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Start with "breakfast." There will be more courses to come.

Image: Alice Levitt

My brother Volodia is not only a chef, but 13 years older than me. When I was a teenager, he was already a full-fledged adult running his own restaurant in Santa Rosa. He'd had all sorts of food adventures beyond our native New York metropolitan area. But the one that made me most jealous was brunches at the Four Seasons in San Francisco. What he described sounded like Willy Wonka's factory, but with an emphasis on sushi and crêpes. 

I never made it there with my brother, who moved to Tennessee, and in fact, had to wait more than 20 years to have brunch at any Four Seasons. But it finally happened last weekend when a friend invited me to brunch at Quattro. It was my first time climbing the stairs to the third-floor restaurant since hotel's far more modern remodeling early this year and even rising toward Quattro now feels a bit like it's being captured in a late-90s Gucci ad.

Upstairs still looks a touch stodgy, but you have to be looking hard to notice. Otherwise, you'll simply be blinded by the opulence of the food. After a tour of the stations located in every part of the restaurant, including the kitchen, I headed to the set-up where a chef had eggs cooking slowly and purposefully in an immersion circulator. When I arrived, he broke a single egg into a cocktail glass, then gestured to a basket filled with three tins of caviar. "All three," I said, as if it was obvious, because it was obvious. These were followed by finely chopped chives, coarse sea salt and a pair of blini. The hot egg, cooked to a state of matter neither liquid, solid or gel, melts on the tongue, while the roe pops with fishy salinity.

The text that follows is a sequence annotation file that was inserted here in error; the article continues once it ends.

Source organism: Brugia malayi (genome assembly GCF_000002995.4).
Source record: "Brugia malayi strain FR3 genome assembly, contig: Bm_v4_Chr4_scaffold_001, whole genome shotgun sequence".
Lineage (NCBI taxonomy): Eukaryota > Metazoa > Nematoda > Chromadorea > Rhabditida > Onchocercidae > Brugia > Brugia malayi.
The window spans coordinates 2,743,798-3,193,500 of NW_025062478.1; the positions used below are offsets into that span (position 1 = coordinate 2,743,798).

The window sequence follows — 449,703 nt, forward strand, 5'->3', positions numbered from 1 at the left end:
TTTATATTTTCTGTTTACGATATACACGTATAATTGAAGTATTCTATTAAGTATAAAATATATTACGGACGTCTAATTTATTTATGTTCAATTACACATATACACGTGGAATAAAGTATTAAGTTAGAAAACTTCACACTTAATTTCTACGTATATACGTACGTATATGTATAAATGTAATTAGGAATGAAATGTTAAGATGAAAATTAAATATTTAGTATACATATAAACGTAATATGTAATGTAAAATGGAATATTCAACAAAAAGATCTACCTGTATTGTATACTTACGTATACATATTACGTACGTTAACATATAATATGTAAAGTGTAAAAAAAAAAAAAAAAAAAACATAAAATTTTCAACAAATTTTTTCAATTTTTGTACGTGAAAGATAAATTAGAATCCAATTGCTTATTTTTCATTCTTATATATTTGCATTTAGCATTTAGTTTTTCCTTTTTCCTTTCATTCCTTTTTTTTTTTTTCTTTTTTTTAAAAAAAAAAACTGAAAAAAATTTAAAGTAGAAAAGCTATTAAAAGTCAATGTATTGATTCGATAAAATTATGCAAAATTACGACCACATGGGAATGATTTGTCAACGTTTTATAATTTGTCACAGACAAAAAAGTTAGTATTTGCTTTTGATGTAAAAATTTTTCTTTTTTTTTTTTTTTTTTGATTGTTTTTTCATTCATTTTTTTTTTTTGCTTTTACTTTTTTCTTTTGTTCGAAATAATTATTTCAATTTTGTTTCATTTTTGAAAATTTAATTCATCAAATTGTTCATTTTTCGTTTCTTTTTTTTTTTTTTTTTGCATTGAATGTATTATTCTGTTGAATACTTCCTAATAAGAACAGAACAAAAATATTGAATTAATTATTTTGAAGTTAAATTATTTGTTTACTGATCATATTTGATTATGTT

My friends elected to "start with breakfast," but I did that after my caviar egg. In my case, that meant a freshly made waffle (I caught a glimpse of cutting them into sections in the kitchen using scissors) with bacon, a pork sausage (there's chicken, too), a crisp croissant and a cup of berries. I regretted that I didn't have room on my plate for a visit to the crêpe station.

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Cornish game hens are among the options on the carving table.

Image: Alice Levitt

Also among the fare I'll have to save for next time: sashimi, cheese and charcuterie, a carving table including whole Cornish game hens, a raw bar and entrées like short ribs over creamy polenta. But I had my sights set on the most important thing any buffet can have: the pasta station. And this is no ordinary pasta station. At this one, the chef manning it cut each pappardelle noodle to order before adding my desired veggies and combination of pesto and al Fredo sauces. Though there were nicely seared cubes of chicken already in the bowl, I also grabbed high-quality prosciutto from the slicer as I left the kitchen.

By dessert, I only had room for bread pudding, made from the in-house bakery's pains au chocolat. I didn't know it was possible to elevate croissant bread pudding, but there you have it. And me? As soon as I could elevate myself, I headed home for a well-earned post-prandial nap. And this time, my brother will be jealous of me.